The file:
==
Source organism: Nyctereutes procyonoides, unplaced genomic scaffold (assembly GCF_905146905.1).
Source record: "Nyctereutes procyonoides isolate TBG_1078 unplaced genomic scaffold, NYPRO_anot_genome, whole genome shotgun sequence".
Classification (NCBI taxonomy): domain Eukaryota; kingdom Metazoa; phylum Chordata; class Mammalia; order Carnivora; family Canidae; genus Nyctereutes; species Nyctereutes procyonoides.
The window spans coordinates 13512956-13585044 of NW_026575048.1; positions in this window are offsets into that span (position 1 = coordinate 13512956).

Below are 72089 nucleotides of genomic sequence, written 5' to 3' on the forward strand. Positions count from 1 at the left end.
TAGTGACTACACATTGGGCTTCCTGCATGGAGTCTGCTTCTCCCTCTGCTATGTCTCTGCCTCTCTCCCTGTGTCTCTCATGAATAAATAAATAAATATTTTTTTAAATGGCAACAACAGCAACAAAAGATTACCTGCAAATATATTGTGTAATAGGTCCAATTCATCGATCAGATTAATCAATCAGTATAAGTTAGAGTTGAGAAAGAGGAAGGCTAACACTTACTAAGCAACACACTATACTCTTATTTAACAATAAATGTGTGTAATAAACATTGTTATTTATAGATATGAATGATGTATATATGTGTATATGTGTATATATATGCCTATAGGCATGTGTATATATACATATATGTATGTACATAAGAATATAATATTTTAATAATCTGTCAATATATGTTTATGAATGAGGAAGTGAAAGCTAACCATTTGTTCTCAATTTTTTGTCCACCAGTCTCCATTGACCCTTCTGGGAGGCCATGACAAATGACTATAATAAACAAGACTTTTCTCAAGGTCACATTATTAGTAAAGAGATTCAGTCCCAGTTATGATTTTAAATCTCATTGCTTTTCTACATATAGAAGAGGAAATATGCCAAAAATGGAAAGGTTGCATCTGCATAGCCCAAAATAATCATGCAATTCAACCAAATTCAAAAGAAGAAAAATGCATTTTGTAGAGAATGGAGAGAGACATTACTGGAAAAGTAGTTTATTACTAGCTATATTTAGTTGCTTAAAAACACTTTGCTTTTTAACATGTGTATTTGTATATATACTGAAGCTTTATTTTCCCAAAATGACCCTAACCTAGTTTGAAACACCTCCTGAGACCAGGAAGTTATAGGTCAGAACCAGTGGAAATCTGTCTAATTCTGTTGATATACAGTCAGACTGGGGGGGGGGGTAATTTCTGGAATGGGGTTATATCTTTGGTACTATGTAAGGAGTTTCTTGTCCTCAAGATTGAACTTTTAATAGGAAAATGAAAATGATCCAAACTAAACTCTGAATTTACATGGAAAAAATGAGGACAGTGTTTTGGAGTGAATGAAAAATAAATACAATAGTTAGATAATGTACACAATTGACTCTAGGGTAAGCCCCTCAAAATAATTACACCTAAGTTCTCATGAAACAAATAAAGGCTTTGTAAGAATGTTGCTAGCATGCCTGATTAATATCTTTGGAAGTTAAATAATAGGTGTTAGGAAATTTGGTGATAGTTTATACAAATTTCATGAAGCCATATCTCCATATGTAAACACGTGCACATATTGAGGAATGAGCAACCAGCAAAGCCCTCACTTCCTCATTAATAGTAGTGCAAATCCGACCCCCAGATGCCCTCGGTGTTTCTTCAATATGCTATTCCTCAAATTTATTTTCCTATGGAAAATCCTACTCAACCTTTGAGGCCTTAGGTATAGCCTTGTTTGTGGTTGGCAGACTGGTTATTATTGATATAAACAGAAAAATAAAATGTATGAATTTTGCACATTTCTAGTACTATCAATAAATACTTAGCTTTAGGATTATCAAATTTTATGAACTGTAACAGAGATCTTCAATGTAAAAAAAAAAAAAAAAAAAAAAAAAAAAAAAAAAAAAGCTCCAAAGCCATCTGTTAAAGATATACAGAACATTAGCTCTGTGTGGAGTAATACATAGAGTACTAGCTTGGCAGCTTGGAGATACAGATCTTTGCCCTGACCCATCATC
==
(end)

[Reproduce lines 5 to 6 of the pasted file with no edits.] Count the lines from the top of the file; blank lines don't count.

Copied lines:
Below are 72089 nucleotides of genomic sequence, written 5' to 3' on the forward strand. Positions count from 1 at the left end.
TAGTGACTACACATTGGGCTTCCTGCATGGAGTCTGCTTCTCCCTCTGCTATGTCTCTGCCTCTCTCCCTGTGTCTCTCATGAATAAATAAATAAATATTTTTTTAAATGGCAACAACAGCAACAAAAGATTACCTGCAAATATATTGTGTAATAGGTCCAATTCATCGATCAGATTAATCAATCAGTATAAGTTAGAGTTGAGAAAGAGGAAGGCTAACACTTACTAAGCAACACACTATACTCTTATTTAACAATAAATGTGTGTAATAAACATTGTTATTTATAGATATGAATGATGTATATATGTGTATATGTGTATATATATGCCTATAGGCATGTGTATATATACATATATGTATGTACATAAGAATATAATATTTTAATAATCTGTCAATATATGTTTATGAATGAGGAAGTGAAAGCTAACCATTTGTTCTCAATTTTTTGTCCACCAGTCTCCATTGACCCTTCTGGGAGGCCATGACAAATGACTATAATAAACAAGACTTTTCTCAAGGTCACATTATTAGTAAAGAGATTCAGTCCCAGTTATGATTTTAAATCTCATTGCTTTTCTACATATAGAAGAGGAAATATGCCAAAAATGGAAAGGTTGCATCTGCATAGCCCAAAATAATCATGCAATTCAACCAAATTCAAAAGAAGAAAAATGCATTTTGTAGAGAATGGAGAGAGACATTACTGGAAAAGTAGTTTATTACTAGCTATATTTAGTTGCTTAAAAACACTTTGCTTTTTAACATGTGTATTTGTATATATACTGAAGCTTTATTTTCCCAAAATGACCCTAACCTAGTTTGAAACACCTCCTGAGACCAGGAAGTTATAGGTCAGAACCAGTGGAAATCTGTCTAATTCTGTTGATATACAGTCAGACTGGGGGGGGGGGTAATTTCTGGAATGGGGTTATATCTTTGGTACTATGTAAGGAGTTTCTTGTCCTCAAGATTGAACTTTTAATAGGAAAATGAAAATGATCCAAACTAAACTCTGAATTTACATGGAAAAAATGAGGACAGTGTTTTGGAGTGAATGAAAAATAAATACAATAGTTAGATAATGTACACAATTGACTCTAGGGTAAGCCCCTCAAAATAATTACACCTAAGTTCTCATGAAACAAATAAAGGCTTTGTAAGAATGTTGCTAGCATGCCTGATTAATATCTTTGGAAGTTAAATAATAGGTGTTAGGAAATTTGGTGATAGTTTATACAAATTTCATGAAGCCATATCTCCATATGTAAACACGTGCACATATTGAGGAATGAGCAACCAGCAAAGCCCTCACTTCCTCATTAATAGTAGTGCAAATCCGACCCCCAGATGCCCTCGGTGTTTCTTCAATATGCTATTCCTCAAATTTATTTTCCTATGGAAAATCCTACTCAACCTTTGAGGCCTTAGGTATAGCCTTGTTTGTGGTTGGCAGACTGGTTATTATTGATATAAACAGAAAAATAAAATGTATGAATTTTGCACATTTCTAGTACTATCAATAAATACTTAGCTTTAGGATTATCAAATTTTATGAACTGTAACAGAGATCTTCAATGTAAAAAAAAAAAAAAAAAAAAAAAAAAAAAAAAAAAAAGCTCCAAAGCCATCTGTTAAAGATATACAGAACATTAGCTCTGTGTGGAGTAATACATAGAGTACTAGCTTGGCAGCTTGGAGATACAGATCTTTGCCCTGACCCATCATC